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I have a nominal esoteric interest in formal education. I write, from time to time, about the schools, what they were, what they’ve become, and their modern failings.

To the point: increasingly, the “education” is worthless and is overly expensive. That’s a problem for students and for larger society.

The “liberal” takeover angle gets a decent amount of attention and rightly so. For instance, more and more schools abandon “AD” and “BC,” because PC. 10,001 other examples to go with that one.

But it’s not, as a whole, a purely left-right issue.

I follow a small number of my fellow WordPressers. I get daily updates. I read this one with thoughtful attention. Please do likewise. It’s by “The Homeless Adjunct” and, as might be expected, sheds light on the trials of the non-tenured, part-time faculty of America’s colleges and universities (75% of all instructors now). It’s bad.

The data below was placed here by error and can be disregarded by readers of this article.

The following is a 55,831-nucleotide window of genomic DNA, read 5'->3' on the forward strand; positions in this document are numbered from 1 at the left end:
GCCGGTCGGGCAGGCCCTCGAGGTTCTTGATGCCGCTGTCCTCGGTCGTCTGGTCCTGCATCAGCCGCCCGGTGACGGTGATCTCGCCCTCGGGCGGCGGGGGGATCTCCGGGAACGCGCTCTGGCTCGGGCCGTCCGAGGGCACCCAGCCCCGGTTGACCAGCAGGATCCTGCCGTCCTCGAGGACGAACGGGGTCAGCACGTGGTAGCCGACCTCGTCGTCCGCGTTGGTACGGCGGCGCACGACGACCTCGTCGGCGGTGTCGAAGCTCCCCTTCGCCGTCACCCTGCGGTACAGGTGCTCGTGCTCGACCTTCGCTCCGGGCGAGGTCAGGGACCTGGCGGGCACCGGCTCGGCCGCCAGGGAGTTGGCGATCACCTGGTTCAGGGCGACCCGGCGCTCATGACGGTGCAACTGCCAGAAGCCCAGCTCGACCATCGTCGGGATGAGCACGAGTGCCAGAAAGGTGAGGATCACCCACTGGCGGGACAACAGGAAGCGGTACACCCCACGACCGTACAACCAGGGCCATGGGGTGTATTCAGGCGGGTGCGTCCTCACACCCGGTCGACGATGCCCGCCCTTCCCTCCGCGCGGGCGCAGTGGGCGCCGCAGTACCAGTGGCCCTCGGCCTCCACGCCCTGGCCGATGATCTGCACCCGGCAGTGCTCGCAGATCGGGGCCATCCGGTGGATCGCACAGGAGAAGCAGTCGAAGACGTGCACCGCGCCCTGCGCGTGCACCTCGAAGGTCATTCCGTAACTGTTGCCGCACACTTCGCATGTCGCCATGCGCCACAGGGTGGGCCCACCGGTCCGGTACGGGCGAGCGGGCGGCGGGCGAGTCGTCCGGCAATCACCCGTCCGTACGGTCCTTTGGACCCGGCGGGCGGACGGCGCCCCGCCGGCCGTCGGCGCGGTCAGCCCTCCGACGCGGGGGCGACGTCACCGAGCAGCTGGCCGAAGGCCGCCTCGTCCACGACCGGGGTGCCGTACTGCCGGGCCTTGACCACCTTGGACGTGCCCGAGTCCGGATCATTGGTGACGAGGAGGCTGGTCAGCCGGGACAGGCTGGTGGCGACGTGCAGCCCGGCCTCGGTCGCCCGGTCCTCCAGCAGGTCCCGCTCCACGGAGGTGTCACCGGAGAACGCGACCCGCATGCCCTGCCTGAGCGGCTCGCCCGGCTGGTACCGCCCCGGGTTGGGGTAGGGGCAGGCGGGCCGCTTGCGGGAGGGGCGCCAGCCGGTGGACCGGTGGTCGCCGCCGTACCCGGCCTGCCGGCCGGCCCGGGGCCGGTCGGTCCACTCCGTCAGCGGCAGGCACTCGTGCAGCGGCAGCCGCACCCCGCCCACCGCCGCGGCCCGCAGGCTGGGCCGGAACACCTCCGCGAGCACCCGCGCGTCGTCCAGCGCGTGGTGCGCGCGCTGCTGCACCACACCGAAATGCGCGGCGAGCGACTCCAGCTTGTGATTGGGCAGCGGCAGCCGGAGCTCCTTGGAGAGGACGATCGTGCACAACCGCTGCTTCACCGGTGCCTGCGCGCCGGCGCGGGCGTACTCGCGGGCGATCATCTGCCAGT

This piece is a follow-up to an earlier post (2012). I think it was that one that made me follow Homeless. Read it too. Also consider her (slightly liberal – but mostly correct) take on the overall problem:

Within one generation, in five easy steps, not only have the scholars and intellectuals of the country been silenced and nearly wiped out, but the entire institution has been hijacked, and recreated as a machine through which future generations will ALL be impoverished, indebted and silenced. Now, low wage migrant professors teach repetitive courses they did not design to students who travel through on a kind of conveyor belt, only to be spit out, indebted and desperate into a jobless economy. The only people immediately benefitting inside this system are the administrative class – whores to the corporatized colonizers, earning money in this system in order to oversee this travesty. But the most important thing to keep in mind is this: The real winners, the only people truly benefitting from the big-picture meltdown of the American university are those people who, in the 1960s, saw those vibrant college campuses as a threat to their established power. They are the same people now working feverishly to dismantle other social structures, everything from Medicare and Social Security to the Post Office.

Looking at this wreckage of American academia, we have to acknowledge: They have won.